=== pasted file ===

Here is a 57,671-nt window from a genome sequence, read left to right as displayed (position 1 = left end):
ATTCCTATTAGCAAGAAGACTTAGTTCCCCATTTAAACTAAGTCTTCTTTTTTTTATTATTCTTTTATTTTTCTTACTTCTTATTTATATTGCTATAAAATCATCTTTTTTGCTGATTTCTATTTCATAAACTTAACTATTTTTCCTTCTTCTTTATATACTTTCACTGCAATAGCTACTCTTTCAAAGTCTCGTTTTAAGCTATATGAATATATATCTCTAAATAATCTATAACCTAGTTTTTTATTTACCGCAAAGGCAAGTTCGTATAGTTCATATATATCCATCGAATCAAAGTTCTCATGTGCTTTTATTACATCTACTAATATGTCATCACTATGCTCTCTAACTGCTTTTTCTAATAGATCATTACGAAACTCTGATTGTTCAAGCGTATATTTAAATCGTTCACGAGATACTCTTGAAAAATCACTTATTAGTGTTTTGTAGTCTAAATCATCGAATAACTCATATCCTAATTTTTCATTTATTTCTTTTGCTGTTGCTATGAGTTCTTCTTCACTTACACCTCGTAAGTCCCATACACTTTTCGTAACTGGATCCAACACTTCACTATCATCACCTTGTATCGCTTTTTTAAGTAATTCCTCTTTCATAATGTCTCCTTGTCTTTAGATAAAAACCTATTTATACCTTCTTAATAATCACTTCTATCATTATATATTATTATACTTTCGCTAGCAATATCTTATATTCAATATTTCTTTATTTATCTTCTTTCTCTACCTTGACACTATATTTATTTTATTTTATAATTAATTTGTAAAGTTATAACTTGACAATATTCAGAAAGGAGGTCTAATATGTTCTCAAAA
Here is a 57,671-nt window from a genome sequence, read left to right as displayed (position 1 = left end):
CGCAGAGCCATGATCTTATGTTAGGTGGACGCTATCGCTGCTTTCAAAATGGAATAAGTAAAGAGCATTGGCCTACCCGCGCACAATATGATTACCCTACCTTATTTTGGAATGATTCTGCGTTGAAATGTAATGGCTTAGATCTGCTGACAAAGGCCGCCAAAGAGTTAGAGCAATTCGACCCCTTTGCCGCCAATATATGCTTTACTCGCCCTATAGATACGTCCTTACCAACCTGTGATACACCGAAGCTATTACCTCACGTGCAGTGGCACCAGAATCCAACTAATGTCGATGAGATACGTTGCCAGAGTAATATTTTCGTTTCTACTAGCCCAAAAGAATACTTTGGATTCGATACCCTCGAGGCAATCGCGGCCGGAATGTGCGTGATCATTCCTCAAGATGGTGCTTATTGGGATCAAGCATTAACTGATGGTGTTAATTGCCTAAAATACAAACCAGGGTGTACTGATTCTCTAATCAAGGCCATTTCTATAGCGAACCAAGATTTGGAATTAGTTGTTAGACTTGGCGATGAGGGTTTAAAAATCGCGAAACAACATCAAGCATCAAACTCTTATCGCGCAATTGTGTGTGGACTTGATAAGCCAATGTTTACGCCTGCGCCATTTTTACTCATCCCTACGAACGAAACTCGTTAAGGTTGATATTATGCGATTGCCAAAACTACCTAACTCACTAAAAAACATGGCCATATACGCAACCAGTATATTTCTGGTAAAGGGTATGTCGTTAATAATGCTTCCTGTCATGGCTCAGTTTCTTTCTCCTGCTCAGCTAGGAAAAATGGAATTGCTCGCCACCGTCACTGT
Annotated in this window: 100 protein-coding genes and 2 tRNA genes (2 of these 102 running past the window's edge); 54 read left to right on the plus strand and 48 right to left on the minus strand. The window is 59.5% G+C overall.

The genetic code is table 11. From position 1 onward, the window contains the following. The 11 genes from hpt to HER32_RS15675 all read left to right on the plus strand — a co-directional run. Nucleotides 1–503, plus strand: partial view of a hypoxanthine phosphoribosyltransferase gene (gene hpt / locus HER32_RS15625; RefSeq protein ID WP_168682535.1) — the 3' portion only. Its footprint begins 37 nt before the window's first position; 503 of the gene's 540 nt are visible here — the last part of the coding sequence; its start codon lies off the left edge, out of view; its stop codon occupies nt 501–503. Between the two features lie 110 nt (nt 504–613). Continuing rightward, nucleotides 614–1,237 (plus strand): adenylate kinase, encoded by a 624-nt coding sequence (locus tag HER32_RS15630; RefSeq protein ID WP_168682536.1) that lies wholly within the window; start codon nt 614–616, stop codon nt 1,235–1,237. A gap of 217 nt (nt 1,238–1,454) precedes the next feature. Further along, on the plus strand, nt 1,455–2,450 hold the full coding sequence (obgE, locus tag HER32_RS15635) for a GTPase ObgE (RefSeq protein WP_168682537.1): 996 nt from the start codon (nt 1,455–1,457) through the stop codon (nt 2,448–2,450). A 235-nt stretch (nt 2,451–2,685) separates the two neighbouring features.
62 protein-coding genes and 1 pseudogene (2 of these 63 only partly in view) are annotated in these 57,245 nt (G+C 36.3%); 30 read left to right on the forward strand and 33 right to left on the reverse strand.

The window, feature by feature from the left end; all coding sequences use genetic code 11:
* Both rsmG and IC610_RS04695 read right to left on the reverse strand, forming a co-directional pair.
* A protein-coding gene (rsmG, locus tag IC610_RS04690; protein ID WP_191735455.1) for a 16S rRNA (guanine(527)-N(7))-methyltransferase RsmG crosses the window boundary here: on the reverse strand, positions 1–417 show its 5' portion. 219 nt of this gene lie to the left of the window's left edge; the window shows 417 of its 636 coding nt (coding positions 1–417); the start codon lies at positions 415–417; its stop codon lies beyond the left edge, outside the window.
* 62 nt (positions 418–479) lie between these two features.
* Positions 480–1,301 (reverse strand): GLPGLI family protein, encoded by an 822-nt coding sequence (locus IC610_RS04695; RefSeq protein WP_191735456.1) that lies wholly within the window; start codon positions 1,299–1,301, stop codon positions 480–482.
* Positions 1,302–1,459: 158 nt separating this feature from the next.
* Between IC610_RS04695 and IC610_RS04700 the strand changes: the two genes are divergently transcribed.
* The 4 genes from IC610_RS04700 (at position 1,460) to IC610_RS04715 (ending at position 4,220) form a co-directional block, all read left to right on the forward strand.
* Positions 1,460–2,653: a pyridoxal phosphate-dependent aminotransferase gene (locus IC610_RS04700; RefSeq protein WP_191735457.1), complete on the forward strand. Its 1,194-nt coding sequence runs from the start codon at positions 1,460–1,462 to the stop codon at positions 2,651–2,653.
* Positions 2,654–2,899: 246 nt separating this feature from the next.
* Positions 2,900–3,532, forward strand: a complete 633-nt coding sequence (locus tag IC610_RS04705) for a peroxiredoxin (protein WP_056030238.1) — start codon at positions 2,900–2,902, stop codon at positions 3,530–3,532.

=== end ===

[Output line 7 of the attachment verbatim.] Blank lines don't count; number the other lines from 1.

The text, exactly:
62 protein-coding genes and 1 pseudogene (2 of these 63 only partly in view) are annotated in these 57,245 nt (G+C 36.3%); 30 read left to right on the forward strand and 33 right to left on the reverse strand.